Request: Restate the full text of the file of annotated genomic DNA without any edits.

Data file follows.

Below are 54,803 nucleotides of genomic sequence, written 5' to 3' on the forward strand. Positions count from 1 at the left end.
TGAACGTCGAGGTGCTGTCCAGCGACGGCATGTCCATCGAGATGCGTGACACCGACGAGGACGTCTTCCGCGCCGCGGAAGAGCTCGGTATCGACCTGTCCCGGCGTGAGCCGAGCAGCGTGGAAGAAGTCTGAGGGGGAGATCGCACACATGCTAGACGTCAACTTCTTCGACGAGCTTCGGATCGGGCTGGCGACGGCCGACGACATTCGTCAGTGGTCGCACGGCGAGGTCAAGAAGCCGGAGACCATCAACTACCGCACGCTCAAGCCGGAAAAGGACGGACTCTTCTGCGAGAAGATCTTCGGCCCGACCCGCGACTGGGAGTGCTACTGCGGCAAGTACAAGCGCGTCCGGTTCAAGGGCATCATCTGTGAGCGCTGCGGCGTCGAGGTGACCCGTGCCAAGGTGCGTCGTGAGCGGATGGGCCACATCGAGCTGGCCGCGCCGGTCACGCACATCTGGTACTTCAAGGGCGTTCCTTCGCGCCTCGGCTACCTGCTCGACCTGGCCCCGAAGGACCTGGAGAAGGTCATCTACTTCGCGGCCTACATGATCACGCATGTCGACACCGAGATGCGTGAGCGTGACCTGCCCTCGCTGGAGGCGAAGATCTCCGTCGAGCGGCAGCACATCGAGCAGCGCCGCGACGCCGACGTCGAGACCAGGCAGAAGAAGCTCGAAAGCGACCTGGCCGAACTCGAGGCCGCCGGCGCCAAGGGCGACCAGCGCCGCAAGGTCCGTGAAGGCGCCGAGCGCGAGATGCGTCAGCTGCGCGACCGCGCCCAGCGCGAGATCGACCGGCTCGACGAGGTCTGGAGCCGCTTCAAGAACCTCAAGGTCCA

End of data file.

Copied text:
Below are 54,803 nucleotides of genomic sequence, written 5' to 3' on the forward strand. Positions count from 1 at the left end.
TGAACGTCGAGGTGCTGTCCAGCGACGGCATGTCCATCGAGATGCGTGACACCGACGAGGACGTCTTCCGCGCCGCGGAAGAGCTCGGTATCGACCTGTCCCGGCGTGAGCCGAGCAGCGTGGAAGAAGTCTGAGGGGGAGATCGCACACATGCTAGACGTCAACTTCTTCGACGAGCTTCGGATCGGGCTGGCGACGGCCGACGACATTCGTCAGTGGTCGCACGGCGAGGTCAAGAAGCCGGAGACCATCAACTACCGCACGCTCAAGCCGGAAAAGGACGGACTCTTCTGCGAGAAGATCTTCGGCCCGACCCGCGACTGGGAGTGCTACTGCGGCAAGTACAAGCGCGTCCGGTTCAAGGGCATCATCTGTGAGCGCTGCGGCGTCGAGGTGACCCGTGCCAAGGTGCGTCGTGAGCGGATGGGCCACATCGAGCTGGCCGCGCCGGTCACGCACATCTGGTACTTCAAGGGCGTTCCTTCGCGCCTCGGCTACCTGCTCGACCTGGCCCCGAAGGACCTGGAGAAGGTCATCTACTTCGCGGCCTACATGATCACGCATGTCGACACCGAGATGCGTGAGCGTGACCTGCCCTCGCTGGAGGCGAAGATCTCCGTCGAGCGGCAGCACATCGAGCAGCGCCGCGACGCCGACGTCGAGACCAGGCAGAAGAAGCTCGAAAGCGACCTGGCCGAACTCGAGGCCGCCGGCGCCAAGGGCGACCAGCGCCGCAAGGTCCGTGAAGGCGCCGAGCGCGAGATGCGTCAGCTGCGCGACCGCGCCCAGCGCGAGATCGACCGGCTCGACGAGGTCTGGAGCCGCTTCAAGAACCTCAAGGTCCA